If you’ve been following my social media feeds over the last week you may have noticed me falling head over heels in love with Scotland.
No matter where I travel in the world, I always come back to the Scottish Highlands. It captured a corner of my heart many years ago and this trip to Scotland has only made that corner bigger.
Last Friday I took the Caledonian Sleeper train over night from London Euston to Fort William. I packed my kit ready for a variety of adventures, and with my bike, boarded the train and settled into my carriage for the night.
The sleeper train takes 13 hours and feels like you’ve been transported into a different world. After a wee dram of whisky on the train to get into the Scottish spirit, I fell into a deep slumber being gently rocked by the train.
The moment I woke up I looked out the window to see us hurtling through mountains dusted with snow. Rivers, lochs, trees, wilderness and nature as far as the eye could see. Like a dog sticking it’s head out the window when you drive out of the city for a run in the woods. That was me. Head out the window, breathing in the air, the wind making tears stream down my face, smiling. Excited about what lay ahead.
I ruddy love that train! Hands down my favourite way to travel to Scotland. It’s magical.
The first thing I always notice (and love) about Scotland is how many less people there are and the ones you meet are so friendly! Keen to share their favourite spots, give recommendations of where to cycle, run or camp, or suggest new whiskies to sample.
I love how I’ve become accustomed to meeting a new person and immediately heading off on an adventure with them. The best and quickest way for a stranger to become a friend. When I knew I was coming to Scotland I put the feelers out there with a few friends to see if they knew anyone up for an adventure. My plan delivered!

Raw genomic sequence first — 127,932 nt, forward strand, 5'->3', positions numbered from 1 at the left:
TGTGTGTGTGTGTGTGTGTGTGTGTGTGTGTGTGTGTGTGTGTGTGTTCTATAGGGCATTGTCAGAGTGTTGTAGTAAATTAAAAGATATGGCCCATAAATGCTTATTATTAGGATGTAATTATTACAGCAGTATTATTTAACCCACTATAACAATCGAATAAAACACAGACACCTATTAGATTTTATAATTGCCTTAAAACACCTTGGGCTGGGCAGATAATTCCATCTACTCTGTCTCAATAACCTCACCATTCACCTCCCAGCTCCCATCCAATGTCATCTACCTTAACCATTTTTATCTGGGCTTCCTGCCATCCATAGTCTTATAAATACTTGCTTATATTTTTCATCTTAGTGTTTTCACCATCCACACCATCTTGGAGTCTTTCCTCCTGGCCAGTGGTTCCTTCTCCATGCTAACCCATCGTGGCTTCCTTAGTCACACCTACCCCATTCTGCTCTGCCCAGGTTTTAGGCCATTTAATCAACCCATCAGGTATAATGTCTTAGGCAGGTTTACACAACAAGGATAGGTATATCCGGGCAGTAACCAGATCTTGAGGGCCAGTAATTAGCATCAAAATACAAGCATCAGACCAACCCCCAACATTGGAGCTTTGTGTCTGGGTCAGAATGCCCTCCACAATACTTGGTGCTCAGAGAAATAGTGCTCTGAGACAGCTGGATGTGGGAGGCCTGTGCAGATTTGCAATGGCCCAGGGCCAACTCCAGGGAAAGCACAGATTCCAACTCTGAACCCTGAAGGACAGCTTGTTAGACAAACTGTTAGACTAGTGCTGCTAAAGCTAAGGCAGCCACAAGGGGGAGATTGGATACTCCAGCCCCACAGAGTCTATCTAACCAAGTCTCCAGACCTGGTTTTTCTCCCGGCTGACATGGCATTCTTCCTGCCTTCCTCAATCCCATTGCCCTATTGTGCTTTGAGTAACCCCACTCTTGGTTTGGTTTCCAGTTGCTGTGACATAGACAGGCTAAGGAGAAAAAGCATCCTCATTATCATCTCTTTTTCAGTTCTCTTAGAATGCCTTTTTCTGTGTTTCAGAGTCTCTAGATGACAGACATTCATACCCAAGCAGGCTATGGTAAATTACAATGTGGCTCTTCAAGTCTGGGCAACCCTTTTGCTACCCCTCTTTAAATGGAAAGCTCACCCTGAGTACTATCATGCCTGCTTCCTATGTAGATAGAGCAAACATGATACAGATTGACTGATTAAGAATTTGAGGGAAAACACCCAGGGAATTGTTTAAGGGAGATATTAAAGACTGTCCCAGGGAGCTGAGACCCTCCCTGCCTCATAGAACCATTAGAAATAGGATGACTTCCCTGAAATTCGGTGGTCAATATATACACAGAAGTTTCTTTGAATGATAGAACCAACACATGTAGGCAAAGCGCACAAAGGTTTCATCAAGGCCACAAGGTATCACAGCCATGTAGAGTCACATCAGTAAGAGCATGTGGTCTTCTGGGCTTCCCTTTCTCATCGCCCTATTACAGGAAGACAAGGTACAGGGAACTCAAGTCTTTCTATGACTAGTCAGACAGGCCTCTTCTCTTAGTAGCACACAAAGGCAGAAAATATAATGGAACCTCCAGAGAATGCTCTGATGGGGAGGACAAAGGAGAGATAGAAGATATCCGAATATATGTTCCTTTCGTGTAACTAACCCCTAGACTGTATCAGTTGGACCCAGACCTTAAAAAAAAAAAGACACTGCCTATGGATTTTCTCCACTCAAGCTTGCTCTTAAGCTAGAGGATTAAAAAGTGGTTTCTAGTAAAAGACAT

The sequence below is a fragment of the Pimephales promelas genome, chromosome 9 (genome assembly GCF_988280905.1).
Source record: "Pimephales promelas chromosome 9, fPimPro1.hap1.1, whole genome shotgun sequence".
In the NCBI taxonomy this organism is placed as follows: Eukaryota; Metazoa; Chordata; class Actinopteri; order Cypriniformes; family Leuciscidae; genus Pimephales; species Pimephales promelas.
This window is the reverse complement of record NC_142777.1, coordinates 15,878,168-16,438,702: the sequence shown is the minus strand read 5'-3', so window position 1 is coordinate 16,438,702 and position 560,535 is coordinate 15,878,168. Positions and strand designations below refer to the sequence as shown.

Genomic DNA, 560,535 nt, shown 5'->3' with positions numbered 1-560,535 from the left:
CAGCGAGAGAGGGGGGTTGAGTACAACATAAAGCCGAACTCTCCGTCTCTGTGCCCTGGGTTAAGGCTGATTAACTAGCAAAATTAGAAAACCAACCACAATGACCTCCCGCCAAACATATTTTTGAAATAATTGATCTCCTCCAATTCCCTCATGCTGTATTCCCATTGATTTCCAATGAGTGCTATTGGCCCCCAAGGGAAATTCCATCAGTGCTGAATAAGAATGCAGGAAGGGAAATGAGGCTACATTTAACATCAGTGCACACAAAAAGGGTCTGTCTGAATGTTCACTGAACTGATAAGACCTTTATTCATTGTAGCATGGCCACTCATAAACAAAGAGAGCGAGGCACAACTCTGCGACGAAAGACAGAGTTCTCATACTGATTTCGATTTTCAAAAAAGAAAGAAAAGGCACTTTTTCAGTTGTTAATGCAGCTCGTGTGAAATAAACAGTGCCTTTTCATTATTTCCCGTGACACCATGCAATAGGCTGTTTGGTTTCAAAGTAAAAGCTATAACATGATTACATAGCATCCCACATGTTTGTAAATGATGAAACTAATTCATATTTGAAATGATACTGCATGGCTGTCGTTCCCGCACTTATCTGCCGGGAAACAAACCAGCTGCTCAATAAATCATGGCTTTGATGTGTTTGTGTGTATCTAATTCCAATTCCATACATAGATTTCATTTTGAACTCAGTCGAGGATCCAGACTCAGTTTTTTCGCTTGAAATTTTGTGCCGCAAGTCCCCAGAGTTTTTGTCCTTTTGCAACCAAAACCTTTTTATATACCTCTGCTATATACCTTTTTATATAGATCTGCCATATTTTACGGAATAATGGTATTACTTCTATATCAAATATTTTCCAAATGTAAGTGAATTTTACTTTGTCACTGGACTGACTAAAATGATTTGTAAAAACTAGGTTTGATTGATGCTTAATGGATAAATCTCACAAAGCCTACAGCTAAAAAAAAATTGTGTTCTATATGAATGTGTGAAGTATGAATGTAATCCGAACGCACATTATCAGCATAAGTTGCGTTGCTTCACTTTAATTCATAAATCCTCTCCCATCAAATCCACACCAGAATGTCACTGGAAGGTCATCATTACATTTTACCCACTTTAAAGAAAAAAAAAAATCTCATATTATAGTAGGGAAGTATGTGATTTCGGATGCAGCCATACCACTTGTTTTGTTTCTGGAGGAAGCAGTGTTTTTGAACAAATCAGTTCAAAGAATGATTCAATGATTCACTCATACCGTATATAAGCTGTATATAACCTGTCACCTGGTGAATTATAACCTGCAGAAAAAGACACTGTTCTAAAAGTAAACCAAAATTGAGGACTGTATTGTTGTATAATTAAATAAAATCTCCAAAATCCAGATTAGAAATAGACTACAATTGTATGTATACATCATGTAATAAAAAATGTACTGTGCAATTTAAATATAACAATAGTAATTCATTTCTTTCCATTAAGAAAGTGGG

Staying on the shores of Loch Linnhe in between Glen Coe and Onich, the first couple of days I headed out cycling on my own in the rain. I loved it. I took the Corran Ferry across to an area I’ve not explored before and cycled for 100km into a head wind and cold rain.
I got a puncture (my first one in over a year!) fixed it and turned back on myself to head home. I relished the time on my own on my bike to explore Scotland, push myself and leave the world behind. Cycling is freedom in every way.
People ask me what I’m up to in Scotland and although I can give a practical answer to that question “I'm here to cycle, run, write, film a documentary, drink whisky..”
After spending a week doing all those things, I know exactly what this trip means to me. Freedom.
Freedom to do the things I love in exactly the way I want to do them. Freedom to make the choice to do them at all. To leave the hustle and bustle, the stress and pressure of London behind and retreat to the mountains, because I can. Because one day I won’t be able to and today is not that day.
I always dreamed of creating a life where I could create freedom around where I worked, what work I did and when I worked. Freedom from the contraints of the office walls and my boss dictacting so much of my life. Today is that day and Scotland, for me, is about making the most of it.
It's a chance to look back at everything that has happened and let go of anything that’s been holding me back. When I run, when I cycle, when I climb, I let go of everything that’s limiting me. I connect with what lights me up, with the fire that is the very essence of me, that’s my source of strength and I focus on that.
Do whatever you can to keep your fire stoked so you can share your light with the world.
Thank you Scotland.
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